Baby on the Move Taranaki Owner Leanne Vickers with some of the seats returned for recycling at her Inglewood store.

Recycling a child car seat is now free in the New Plymouth district following a successful trial earlier this year.

The New Plymouth District Council has put a subsidy in place to fully cover the cost of recycling child car seats through the SeatSmart programme. Baby on the Move Taranaki, in Inglewood, will continue to support the initiative as the collection site.

SeatSmart Programme Manager Toni Bye says the council is now the third in the country to offer free child car seat recycling to its residents. “Over the years we’ve had a lot of requests from locals for the service to open in the region and we’re delighted to now be able to offer a longer-term solution.”

New Plymouth District Council Manager Resources Kimberley Hope says the success of the trial, which collected 100 seats, proved there is a demand for a child car seat recycling option in the district.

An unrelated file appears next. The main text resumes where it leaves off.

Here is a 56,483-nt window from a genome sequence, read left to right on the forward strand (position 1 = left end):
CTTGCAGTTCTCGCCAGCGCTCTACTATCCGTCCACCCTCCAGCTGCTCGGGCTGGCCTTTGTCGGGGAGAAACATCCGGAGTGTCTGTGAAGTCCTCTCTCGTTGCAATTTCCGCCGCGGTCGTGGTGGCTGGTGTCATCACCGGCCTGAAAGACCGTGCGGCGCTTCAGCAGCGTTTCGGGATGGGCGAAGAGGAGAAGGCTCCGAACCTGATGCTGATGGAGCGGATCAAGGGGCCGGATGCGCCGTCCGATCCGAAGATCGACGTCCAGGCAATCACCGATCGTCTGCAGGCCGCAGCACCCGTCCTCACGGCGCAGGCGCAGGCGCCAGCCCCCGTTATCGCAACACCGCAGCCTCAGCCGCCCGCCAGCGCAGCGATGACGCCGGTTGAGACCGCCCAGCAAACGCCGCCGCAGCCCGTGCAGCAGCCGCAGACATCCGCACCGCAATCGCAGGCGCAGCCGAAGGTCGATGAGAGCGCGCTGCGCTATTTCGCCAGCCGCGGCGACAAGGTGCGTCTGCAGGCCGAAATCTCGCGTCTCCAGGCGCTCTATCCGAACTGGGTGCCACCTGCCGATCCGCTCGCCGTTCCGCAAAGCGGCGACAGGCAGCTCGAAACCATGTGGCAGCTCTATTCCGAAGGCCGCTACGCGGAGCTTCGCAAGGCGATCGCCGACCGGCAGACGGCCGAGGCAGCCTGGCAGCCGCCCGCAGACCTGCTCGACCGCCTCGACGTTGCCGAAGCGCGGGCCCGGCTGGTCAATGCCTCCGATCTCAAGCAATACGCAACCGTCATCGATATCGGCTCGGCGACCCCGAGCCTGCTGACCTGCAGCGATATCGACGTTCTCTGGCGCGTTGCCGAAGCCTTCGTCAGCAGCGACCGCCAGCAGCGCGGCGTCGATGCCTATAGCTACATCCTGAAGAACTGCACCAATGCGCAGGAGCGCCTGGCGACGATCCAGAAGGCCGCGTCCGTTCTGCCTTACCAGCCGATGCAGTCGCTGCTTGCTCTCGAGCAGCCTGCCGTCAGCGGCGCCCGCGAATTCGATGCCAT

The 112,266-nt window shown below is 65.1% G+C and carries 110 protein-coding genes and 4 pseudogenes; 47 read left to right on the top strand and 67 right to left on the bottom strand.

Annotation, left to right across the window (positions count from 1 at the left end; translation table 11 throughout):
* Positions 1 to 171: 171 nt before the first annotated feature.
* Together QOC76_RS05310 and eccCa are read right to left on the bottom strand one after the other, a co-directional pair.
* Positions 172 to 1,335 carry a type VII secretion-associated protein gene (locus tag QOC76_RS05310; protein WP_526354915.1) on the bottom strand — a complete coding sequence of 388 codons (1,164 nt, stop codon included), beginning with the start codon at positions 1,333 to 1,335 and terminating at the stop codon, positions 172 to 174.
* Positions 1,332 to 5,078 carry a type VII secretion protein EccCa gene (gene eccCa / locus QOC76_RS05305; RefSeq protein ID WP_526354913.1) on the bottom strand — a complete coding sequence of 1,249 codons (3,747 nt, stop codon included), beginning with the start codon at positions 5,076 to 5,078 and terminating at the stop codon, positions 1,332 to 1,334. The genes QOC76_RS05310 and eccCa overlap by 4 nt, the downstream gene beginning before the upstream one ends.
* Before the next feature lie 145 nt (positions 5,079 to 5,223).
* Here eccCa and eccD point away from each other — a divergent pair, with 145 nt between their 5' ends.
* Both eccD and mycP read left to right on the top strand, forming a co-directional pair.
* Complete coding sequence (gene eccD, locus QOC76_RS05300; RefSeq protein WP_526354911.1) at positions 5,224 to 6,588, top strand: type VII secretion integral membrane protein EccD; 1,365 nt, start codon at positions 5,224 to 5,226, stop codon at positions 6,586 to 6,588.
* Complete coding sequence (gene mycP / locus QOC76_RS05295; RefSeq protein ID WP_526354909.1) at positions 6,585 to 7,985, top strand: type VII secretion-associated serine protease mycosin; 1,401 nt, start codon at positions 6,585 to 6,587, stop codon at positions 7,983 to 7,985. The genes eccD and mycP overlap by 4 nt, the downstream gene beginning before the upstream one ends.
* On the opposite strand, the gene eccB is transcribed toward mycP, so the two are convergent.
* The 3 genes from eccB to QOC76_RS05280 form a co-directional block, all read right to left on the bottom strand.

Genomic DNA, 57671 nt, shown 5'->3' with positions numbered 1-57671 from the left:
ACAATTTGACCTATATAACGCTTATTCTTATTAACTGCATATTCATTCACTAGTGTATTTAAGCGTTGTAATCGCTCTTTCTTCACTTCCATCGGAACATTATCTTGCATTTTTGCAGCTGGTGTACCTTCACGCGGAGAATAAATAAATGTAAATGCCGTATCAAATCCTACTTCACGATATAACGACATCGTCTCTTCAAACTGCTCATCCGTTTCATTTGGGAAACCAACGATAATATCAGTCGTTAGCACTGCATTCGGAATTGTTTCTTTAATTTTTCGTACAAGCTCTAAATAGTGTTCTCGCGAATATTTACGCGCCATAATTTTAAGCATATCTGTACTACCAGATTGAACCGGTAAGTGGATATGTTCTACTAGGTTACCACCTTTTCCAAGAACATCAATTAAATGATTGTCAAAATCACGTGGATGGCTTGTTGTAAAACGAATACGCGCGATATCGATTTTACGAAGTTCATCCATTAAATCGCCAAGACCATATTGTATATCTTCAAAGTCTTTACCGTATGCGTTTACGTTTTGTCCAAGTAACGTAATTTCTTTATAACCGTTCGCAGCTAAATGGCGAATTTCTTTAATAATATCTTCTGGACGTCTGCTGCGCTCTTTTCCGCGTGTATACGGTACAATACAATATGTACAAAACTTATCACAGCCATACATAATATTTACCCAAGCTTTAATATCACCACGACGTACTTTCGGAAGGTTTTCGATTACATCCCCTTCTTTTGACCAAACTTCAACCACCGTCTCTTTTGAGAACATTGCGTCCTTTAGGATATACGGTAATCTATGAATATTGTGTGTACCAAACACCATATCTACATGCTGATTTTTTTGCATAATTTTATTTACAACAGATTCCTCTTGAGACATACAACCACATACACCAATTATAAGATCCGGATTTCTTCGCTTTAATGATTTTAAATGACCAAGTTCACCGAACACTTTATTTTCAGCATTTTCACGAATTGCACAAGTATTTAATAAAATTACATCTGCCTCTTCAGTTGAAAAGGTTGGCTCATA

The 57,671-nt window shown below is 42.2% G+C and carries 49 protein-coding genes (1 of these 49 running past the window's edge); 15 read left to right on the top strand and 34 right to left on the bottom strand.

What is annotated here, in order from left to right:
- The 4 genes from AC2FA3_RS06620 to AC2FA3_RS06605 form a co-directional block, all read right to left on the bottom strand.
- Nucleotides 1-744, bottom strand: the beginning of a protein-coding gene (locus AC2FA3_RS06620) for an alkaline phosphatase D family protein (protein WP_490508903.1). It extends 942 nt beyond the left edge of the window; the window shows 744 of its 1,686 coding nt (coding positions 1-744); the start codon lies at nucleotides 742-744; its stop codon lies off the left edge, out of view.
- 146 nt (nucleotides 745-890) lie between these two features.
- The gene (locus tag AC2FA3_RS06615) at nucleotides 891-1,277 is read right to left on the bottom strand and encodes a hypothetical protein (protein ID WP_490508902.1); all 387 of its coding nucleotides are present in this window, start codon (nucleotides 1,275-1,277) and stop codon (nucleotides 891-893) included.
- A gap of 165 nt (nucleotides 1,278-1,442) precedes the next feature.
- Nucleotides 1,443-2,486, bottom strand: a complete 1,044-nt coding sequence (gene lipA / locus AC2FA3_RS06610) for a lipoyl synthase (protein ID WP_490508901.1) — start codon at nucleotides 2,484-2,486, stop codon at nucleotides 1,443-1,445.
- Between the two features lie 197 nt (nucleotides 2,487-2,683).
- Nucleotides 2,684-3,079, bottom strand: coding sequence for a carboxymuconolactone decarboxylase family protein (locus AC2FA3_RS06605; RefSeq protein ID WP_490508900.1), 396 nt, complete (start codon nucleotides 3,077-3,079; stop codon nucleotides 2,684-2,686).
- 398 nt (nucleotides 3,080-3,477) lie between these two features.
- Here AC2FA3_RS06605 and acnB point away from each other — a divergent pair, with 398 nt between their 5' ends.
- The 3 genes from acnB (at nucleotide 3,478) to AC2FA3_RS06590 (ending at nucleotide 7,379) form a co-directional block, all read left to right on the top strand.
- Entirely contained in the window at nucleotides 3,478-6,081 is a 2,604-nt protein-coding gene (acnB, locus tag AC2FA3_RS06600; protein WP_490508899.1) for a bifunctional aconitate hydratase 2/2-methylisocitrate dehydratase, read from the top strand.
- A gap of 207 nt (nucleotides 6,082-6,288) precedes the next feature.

“The 100 seats were dropped off well before the trail end date. That’s a lot of material that’s been kept out of the landfill and will instead be recycled in various ways. We are excited to extend this programme with the goal of recycling another 300 seats in the next 12 months,” she says.

Kimberley added funding for the subsidy comes from the Waste Disposal Levy and not from rates.

SeatSmart has collected well over 31,500 seats nationally to date – the equivalent of 160 tonnes of metal, plastic and straps which are recycled or repurposed. Up to 67% of a seat’s materials, by weight, can find an outlet – whether that’s straps being used as handles for bags made from a variety of repurposed materials, or plastic and metal being recycled into other products, Toni says.

The programme also aims to promote road safety by making parents and caregivers aware child car seats have expiry dates. “Seats typically expire after six to 10 years, which isn’t something people are always aware of. Things like the effects of temperature extremes in cars on the plastic, general wear and tear and changes in safety standards mean seats have a specific lifespan,” Toni says.